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Stop K-12, asks teachers group

A new curriculum awaits Grade 1 and 7 students when classes open on Monday. File photo by Vincent Go

AN association of school teachers has called for a stop to the implementation of the government’s K-12 basic education program, citing the absence of a law authorizing the program and the “disastrous” partial implementation of universal kindergarten last year.

The Department of Education is rolling out Grades and 7 of the K-12 curriculum in public elementary and high schools when classes open on Monday.

The Alliance of Concerned Teachers called the K-12 program “ill prepared and ill conceived.”

“The curriculum is not yet ready, funds are insufficient to cover the basic inputs such as shortages on teachers, classrooms, textbooks, chairs and sanitation facilities,” the ACT said in a statement.

The teachers said they had complained to Malacanang how the more than a million kindergarten pupils and thousands of volunteer teachers “suffered” as a result of DepEd’s lack of preparation in introducing universal kindergarten, but were ignored.  Volunteer teachers were paid allowances of only P3,000 to P6,000, which were delayed, it said.

The ACT warned that the introduction of the new curriculum in the first and seven graders will bring out “more chaos” and is a “bigger disaster in the making.”

“Teachers who will handle Grade I and First Year high school students declared that the curriculum is not ready and the trainings were hastily done. Kits and instructional materials were not ready, how much more the books that should be used come school opening?” it said.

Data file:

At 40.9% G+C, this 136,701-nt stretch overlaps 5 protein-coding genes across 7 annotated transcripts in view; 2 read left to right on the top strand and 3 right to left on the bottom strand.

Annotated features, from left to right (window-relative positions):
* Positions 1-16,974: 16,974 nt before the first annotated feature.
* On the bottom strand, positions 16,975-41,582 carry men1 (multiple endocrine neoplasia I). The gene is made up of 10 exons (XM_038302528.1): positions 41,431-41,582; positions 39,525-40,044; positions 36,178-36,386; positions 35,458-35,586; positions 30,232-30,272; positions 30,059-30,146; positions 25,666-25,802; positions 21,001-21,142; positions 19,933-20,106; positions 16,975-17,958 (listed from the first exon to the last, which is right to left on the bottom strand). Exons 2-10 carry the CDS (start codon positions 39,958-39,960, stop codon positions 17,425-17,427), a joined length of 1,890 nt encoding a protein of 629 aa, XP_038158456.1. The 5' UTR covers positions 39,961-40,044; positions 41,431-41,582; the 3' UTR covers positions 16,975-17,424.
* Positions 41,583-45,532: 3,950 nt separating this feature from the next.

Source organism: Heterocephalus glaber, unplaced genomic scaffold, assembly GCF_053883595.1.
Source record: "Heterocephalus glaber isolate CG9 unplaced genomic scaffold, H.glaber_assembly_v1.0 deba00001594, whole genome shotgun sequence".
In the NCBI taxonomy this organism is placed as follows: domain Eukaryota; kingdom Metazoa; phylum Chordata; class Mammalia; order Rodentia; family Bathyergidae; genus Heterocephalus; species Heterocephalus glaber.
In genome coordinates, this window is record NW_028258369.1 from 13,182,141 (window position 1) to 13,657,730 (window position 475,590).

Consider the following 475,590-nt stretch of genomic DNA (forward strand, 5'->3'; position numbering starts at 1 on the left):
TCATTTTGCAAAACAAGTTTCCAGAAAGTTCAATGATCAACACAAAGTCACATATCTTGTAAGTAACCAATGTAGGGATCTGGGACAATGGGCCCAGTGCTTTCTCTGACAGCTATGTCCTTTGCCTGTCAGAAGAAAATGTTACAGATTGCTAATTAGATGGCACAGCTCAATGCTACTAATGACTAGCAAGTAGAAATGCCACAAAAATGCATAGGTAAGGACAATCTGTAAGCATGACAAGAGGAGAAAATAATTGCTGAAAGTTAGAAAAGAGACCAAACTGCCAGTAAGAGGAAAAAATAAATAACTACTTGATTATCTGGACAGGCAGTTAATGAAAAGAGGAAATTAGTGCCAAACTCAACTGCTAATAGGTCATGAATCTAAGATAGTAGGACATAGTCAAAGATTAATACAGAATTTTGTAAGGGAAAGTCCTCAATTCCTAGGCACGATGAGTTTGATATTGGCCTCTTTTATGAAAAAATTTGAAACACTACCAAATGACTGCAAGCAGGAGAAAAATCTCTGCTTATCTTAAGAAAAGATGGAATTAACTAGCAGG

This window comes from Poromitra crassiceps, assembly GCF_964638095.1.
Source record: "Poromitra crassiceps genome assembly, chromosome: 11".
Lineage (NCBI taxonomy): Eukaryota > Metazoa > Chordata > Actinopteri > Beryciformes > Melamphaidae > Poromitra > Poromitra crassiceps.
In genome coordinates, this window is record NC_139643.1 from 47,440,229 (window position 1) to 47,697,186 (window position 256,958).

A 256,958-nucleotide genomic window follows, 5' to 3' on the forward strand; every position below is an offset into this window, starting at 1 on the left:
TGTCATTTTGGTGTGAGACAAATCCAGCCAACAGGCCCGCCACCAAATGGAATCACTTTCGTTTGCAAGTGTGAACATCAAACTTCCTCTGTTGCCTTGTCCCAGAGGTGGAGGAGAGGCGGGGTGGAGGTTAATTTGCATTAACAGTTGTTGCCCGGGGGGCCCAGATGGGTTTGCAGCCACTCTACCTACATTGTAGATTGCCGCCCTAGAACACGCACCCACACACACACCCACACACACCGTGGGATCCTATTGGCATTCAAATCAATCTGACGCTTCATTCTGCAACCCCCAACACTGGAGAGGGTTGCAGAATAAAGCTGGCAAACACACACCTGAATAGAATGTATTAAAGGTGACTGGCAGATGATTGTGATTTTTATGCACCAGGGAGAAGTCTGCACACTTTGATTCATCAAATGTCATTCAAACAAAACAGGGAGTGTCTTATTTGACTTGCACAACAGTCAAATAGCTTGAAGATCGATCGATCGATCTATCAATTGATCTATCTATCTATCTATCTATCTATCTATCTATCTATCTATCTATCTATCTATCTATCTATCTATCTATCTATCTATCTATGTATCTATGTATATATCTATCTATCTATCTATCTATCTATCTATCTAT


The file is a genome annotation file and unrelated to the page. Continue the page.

In seeking a half to the implementation of K-12, the teachers asked the DepEd and Malacanang to prioritize the development of quality kinder education program, which was legalized only on Feb. 27 this year.

It said the new curriculum should be based “a more serious, comprehensive and an in-depth study, formulation and preparation (and) deeper and more extensive testing and determination of the fundamental problems of the education system in particular and our society as a whole.”

A commission with “credibility, authority and funds” to do this should be created, it added.

For the kindergarten program, the ACT sought least 30,000 new regular teaching items for kindergarten, with salaries equivalent to those received by Teacher 1 in the Salary Standardization Law 3, instead of hiring contractual and volunteer teachers.

It also said Grade 1 and other grade level teachers who would teach the kinder students should receive additional compensation, equivalent to 25 percent of their  basic pay, based on the Magna Carta for Public School Teachers.

The teachers also proposed a class size of 25 pupils, with one teacher aide per class who would considered “volunteer” teachers.

The ACT also called on the government to address perennial problems in public education:

    • Fill in shortages of teachers (132,483), classrooms (97,685), sanitation facilities (153,709) and instructional materials.
    • Double the budget for Maintenance, Operating and Other Expenses of schools .
    • Upgrade salaries of teachers, including a P6,000 increase in the base pay of personnel. 
    • Provide a budget for education not lower than United Nations  standard of 6 percent of the gross national product. 

–Yvonne T. Chua